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Milk Coffee Bar in downtown Windsor sold, reopens in March

Wednesday, February 17, 2016


Published by The Windsor Star | February 17, 2016
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A 22-year-old University of Windsor business student who has purchased Milk Coffee Bar wants a cozier feel without changing too much that made the artsy downtown spot popular.

“There’s a reason it’s been around for so long,” said Arsh Bhatia, who got the keys to the University Avenue West business Wednesday. “People keep coming back. I don’t want to change too much but the same time I do want to make it more cozy.”

Bhatia, who graduates in June, wants to add better lighting, a fresh coat of paint and couches to make it more comfy for the influx of university students from a couple faculties including the School of Creative Arts that is under construction. He’d like to introduce more food, but the drinks that Milk was known for will stay including absinthe and the French-pressed coffee. He expects to reopen in early March.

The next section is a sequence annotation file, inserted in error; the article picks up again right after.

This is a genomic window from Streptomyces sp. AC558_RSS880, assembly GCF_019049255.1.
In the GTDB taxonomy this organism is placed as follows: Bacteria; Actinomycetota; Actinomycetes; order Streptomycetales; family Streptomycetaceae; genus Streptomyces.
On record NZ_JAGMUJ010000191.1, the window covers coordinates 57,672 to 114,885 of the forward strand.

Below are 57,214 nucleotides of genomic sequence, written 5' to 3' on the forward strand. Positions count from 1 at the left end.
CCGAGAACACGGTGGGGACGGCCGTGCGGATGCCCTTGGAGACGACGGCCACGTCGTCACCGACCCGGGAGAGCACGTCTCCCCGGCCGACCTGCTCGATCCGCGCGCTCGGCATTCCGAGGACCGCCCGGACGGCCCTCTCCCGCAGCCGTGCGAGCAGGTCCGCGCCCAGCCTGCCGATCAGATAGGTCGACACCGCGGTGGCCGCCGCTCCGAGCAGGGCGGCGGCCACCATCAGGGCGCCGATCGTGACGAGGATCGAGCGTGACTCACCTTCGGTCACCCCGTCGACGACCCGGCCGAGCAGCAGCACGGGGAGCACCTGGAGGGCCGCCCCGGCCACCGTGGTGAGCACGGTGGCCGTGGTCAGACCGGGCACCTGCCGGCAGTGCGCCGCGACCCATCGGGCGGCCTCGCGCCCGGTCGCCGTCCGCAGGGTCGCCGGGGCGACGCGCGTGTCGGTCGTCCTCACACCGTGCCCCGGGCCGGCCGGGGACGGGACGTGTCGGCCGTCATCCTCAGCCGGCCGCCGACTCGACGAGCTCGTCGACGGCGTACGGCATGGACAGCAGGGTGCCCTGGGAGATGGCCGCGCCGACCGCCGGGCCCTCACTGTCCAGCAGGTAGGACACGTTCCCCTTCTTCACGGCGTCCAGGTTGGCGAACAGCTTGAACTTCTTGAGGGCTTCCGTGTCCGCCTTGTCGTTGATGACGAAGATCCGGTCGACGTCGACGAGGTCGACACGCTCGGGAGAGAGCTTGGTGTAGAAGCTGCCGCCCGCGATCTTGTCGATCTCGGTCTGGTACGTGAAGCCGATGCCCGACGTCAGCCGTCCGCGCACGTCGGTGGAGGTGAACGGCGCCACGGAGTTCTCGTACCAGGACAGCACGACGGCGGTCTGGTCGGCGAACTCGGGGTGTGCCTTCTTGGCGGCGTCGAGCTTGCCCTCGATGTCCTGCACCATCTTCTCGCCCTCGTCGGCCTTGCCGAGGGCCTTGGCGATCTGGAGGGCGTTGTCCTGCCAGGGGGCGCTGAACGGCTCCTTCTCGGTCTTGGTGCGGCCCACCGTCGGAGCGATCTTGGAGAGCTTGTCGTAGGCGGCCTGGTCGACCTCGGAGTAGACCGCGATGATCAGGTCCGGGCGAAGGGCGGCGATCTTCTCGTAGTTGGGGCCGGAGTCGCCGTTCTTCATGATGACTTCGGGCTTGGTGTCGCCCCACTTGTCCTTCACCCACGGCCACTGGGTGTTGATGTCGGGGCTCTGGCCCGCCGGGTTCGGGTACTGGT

Angelo Marignani, the former owner who put out the word last month he wanted to sell, said he had 37 people interested.

“It’s a very good sign. So people see that there is a potential, there is a future in our downtown. That’s reassuring,” Marignani said Wednesday as he cleared out some of his things.

Bhatia said he thinks Windsor is about to bounce back after the recession. He’s expecting the exchange rate to attract Americans back to downtown Windsor and he’s banking on attracting a younger crowd with the university and St. Clair College students downtown.

He wasn’t the highest bidder but he was one of the only ones who said he’d keep the name and the venue going, Marignani said. Since opening in 1998, Milk hosted more than 210 different art shows and about 4,000 musicians. The artwork and the entertainment venue is staying so upcoming bands can continue to get their start there.

Bhatia was born in India and moved to Windsor in 2004. He went to Massey Secondary School. His father owns businesses in London including a restaurant. Bhatia, who lived in Europe for a year, wants to bring a bit of the feel of the cafés he saw in Italy, Turkey, Sweden and the Netherlands to Windsor. Milk already has a different feel than other coffee shops downtown.

“It caters to the counterculture and the arts people in Windsor, the alternative scene so they have a place to go. I don’t really see another place like that in Windsor so that’s why I like it.”